Huh. Interesting one.
I think I basically ended up admiring this more than I loved it. It does, however, draw together the threads of the previous two books very effectively and continue what seem to be an over-arching themes of the use and abuse of power.
So I feel this is the book it needed to be and I think it's very ambitious in structure and approach and, honestly, the sort of ideas its trying to explore ... but yea, it doesn't entirely come together as a story for me. Especially because the plot revolves around mysteries, large and small, and Bitterblue (for perfectly understandable in character reasons) isn't all that interested in solving them, for about the first two thirds of the book.
The pacing, in general, felt a bit off to me and there seemed to be long stretches of time with no particular progress or focus - which again, sort of makes sense, since Bitterblue is trying to run her kingdom, not be a protagonist. And some of the sub-plots seemed a bit under-baked: for example Bitterblue's romance with Saf seems pretty shallow (although, something I did appreciate was the fact it wasn't the POINT of the book, nor did it ever become Bitterblue's goal). But there's also lots of the usual Cashore's goodness here: sensible and open-minded attitudes to love and romance (Po and Katsa still aren't married, Bitterblue is allowed to have sex and for the sex to be good, without her ending up in a FOREVERMANCE), lots and varied female characters, all with agency and complexity, same-sex couples depicted with care and respect, and a strong commitment with what you might call a feminist-friendly ideology.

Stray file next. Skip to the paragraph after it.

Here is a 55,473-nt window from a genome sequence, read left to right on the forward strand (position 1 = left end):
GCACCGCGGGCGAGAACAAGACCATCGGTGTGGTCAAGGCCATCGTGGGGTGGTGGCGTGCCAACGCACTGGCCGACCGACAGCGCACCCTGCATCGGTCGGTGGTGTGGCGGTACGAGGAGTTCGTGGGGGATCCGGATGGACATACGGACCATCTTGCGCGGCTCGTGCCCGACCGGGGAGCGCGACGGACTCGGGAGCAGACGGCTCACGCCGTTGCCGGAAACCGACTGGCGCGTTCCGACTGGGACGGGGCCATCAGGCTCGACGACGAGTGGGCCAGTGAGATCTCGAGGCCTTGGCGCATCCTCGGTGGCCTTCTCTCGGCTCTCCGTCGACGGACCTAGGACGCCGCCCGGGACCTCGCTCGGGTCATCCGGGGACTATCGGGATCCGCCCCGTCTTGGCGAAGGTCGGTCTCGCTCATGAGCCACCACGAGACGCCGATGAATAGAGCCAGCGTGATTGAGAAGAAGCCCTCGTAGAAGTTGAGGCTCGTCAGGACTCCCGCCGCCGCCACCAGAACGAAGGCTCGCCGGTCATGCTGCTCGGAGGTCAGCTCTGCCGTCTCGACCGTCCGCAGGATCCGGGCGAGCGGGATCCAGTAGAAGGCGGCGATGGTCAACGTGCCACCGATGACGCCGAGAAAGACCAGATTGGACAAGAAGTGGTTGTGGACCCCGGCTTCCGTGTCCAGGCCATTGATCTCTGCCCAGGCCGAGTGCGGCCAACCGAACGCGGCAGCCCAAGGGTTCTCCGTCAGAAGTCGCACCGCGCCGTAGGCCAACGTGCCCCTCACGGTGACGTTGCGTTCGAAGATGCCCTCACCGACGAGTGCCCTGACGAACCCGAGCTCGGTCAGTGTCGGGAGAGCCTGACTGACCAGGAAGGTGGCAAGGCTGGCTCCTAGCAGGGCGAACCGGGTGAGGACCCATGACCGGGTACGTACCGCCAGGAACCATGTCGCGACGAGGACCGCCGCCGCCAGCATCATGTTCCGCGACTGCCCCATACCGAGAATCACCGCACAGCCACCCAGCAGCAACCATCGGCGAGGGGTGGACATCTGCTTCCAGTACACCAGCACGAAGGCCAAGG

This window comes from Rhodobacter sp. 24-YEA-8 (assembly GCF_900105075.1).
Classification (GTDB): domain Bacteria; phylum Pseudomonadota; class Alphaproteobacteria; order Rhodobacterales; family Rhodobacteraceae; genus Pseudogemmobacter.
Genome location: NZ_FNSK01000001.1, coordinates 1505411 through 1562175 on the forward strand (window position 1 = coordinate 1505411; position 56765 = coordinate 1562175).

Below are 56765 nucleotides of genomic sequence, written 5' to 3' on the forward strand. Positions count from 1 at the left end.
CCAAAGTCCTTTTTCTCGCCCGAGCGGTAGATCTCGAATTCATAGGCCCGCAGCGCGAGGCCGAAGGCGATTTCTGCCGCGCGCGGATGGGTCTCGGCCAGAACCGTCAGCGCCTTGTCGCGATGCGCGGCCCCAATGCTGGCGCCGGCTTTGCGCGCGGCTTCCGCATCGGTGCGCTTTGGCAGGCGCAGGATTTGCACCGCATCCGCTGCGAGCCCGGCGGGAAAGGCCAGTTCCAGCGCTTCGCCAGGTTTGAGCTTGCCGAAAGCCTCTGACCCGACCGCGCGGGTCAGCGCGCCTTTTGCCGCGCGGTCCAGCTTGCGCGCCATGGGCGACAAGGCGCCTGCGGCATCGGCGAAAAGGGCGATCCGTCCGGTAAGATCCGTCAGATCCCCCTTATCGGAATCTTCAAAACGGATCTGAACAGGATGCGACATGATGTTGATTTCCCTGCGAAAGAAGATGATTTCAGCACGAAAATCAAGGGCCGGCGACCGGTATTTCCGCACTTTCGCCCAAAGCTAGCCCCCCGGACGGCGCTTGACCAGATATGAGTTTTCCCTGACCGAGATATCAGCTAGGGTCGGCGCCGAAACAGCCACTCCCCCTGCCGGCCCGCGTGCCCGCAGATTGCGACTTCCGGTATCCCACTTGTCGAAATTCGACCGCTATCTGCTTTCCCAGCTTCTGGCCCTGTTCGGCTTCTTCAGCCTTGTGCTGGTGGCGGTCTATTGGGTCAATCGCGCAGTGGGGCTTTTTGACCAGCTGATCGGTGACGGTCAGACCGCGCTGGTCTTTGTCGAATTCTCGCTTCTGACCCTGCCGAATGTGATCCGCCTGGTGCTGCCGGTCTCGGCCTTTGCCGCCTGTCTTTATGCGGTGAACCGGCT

If FIRE is, at its heart, a book about (male) gaze and rape culture: then I saw BITTERBLUE as a book about abuse survival. She is, after all, the queen of wounded city. And the 'happy ending' she and her people eventually forge may not be a traditional one-- it may, indeed, be shot through with loss and suffering---but it is ultimately one of healing and acceptance and truth.